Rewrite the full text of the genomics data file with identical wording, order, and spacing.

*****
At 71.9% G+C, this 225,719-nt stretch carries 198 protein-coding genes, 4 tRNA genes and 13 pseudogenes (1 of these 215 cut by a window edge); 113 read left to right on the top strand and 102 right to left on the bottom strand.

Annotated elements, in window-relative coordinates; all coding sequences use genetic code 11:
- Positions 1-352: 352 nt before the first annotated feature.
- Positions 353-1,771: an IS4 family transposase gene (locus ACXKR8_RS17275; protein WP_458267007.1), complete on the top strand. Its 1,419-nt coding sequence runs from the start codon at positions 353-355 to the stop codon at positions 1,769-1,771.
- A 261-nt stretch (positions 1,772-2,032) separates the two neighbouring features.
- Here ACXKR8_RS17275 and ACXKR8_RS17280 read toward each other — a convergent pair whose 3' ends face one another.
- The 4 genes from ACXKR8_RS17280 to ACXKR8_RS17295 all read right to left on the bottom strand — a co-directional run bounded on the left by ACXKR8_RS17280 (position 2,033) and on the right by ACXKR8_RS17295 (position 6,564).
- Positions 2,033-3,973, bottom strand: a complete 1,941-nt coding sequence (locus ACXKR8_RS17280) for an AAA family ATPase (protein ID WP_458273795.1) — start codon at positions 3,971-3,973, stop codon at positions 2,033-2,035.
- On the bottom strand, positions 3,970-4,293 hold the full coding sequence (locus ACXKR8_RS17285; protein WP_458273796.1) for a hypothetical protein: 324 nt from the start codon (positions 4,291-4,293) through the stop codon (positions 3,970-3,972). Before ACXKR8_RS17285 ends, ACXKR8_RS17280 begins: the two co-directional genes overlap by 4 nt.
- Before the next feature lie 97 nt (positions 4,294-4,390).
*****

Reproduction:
At 71.9% G+C, this 225,719-nt stretch carries 198 protein-coding genes, 4 tRNA genes and 13 pseudogenes (1 of these 215 cut by a window edge); 113 read left to right on the top strand and 102 right to left on the bottom strand.

Annotated elements, in window-relative coordinates; all coding sequences use genetic code 11:
- Positions 1-352: 352 nt before the first annotated feature.
- Positions 353-1,771: an IS4 family transposase gene (locus ACXKR8_RS17275; protein WP_458267007.1), complete on the top strand. Its 1,419-nt coding sequence runs from the start codon at positions 353-355 to the stop codon at positions 1,769-1,771.
- A 261-nt stretch (positions 1,772-2,032) separates the two neighbouring features.
- Here ACXKR8_RS17275 and ACXKR8_RS17280 read toward each other — a convergent pair whose 3' ends face one another.
- The 4 genes from ACXKR8_RS17280 to ACXKR8_RS17295 all read right to left on the bottom strand — a co-directional run bounded on the left by ACXKR8_RS17280 (position 2,033) and on the right by ACXKR8_RS17295 (position 6,564).
- Positions 2,033-3,973, bottom strand: a complete 1,941-nt coding sequence (locus ACXKR8_RS17280) for an AAA family ATPase (protein ID WP_458273795.1) — start codon at positions 3,971-3,973, stop codon at positions 2,033-2,035.
- On the bottom strand, positions 3,970-4,293 hold the full coding sequence (locus ACXKR8_RS17285; protein WP_458273796.1) for a hypothetical protein: 324 nt from the start codon (positions 4,291-4,293) through the stop codon (positions 3,970-3,972). Before ACXKR8_RS17285 ends, ACXKR8_RS17280 begins: the two co-directional genes overlap by 4 nt.
- Before the next feature lie 97 nt (positions 4,294-4,390).